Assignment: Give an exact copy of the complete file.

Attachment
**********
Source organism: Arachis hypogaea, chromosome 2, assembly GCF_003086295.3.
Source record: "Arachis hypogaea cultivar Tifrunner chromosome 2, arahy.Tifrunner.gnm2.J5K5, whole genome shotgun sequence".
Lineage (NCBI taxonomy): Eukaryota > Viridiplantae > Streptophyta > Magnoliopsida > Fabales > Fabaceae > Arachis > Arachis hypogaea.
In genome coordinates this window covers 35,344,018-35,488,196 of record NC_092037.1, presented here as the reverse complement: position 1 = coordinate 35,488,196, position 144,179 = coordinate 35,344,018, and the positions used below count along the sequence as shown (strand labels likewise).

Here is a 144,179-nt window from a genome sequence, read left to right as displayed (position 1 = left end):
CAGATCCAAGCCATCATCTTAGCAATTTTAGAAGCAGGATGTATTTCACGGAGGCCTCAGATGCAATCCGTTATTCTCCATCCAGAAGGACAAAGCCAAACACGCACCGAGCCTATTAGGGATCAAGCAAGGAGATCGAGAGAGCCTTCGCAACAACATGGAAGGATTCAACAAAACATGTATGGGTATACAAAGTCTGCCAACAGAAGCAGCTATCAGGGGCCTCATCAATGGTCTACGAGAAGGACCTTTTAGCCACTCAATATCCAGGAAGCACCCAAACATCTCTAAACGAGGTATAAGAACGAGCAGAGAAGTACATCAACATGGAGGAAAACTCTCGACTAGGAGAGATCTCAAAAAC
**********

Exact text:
Source organism: Arachis hypogaea, chromosome 2, assembly GCF_003086295.3.
Source record: "Arachis hypogaea cultivar Tifrunner chromosome 2, arahy.Tifrunner.gnm2.J5K5, whole genome shotgun sequence".
Lineage (NCBI taxonomy): Eukaryota > Viridiplantae > Streptophyta > Magnoliopsida > Fabales > Fabaceae > Arachis > Arachis hypogaea.
In genome coordinates this window covers 35,344,018-35,488,196 of record NC_092037.1, presented here as the reverse complement: position 1 = coordinate 35,488,196, position 144,179 = coordinate 35,344,018, and the positions used below count along the sequence as shown (strand labels likewise).

Here is a 144,179-nt window from a genome sequence, read left to right as displayed (position 1 = left end):
CAGATCCAAGCCATCATCTTAGCAATTTTAGAAGCAGGATGTATTTCACGGAGGCCTCAGATGCAATCCGTTATTCTCCATCCAGAAGGACAAAGCCAAACACGCACCGAGCCTATTAGGGATCAAGCAAGGAGATCGAGAGAGCCTTCGCAACAACATGGAAGGATTCAACAAAACATGTATGGGTATACAAAGTCTGCCAACAGAAGCAGCTATCAGGGGCCTCATCAATGGTCTACGAGAAGGACCTTTTAGCCACTCAATATCCAGGAAGCACCCAAACATCTCTAAACGAGGTATAAGAACGAGCAGAGAAGTACATCAACATGGAGGAAAACTCTCGACTAGGAGAGATCTCAAAAAC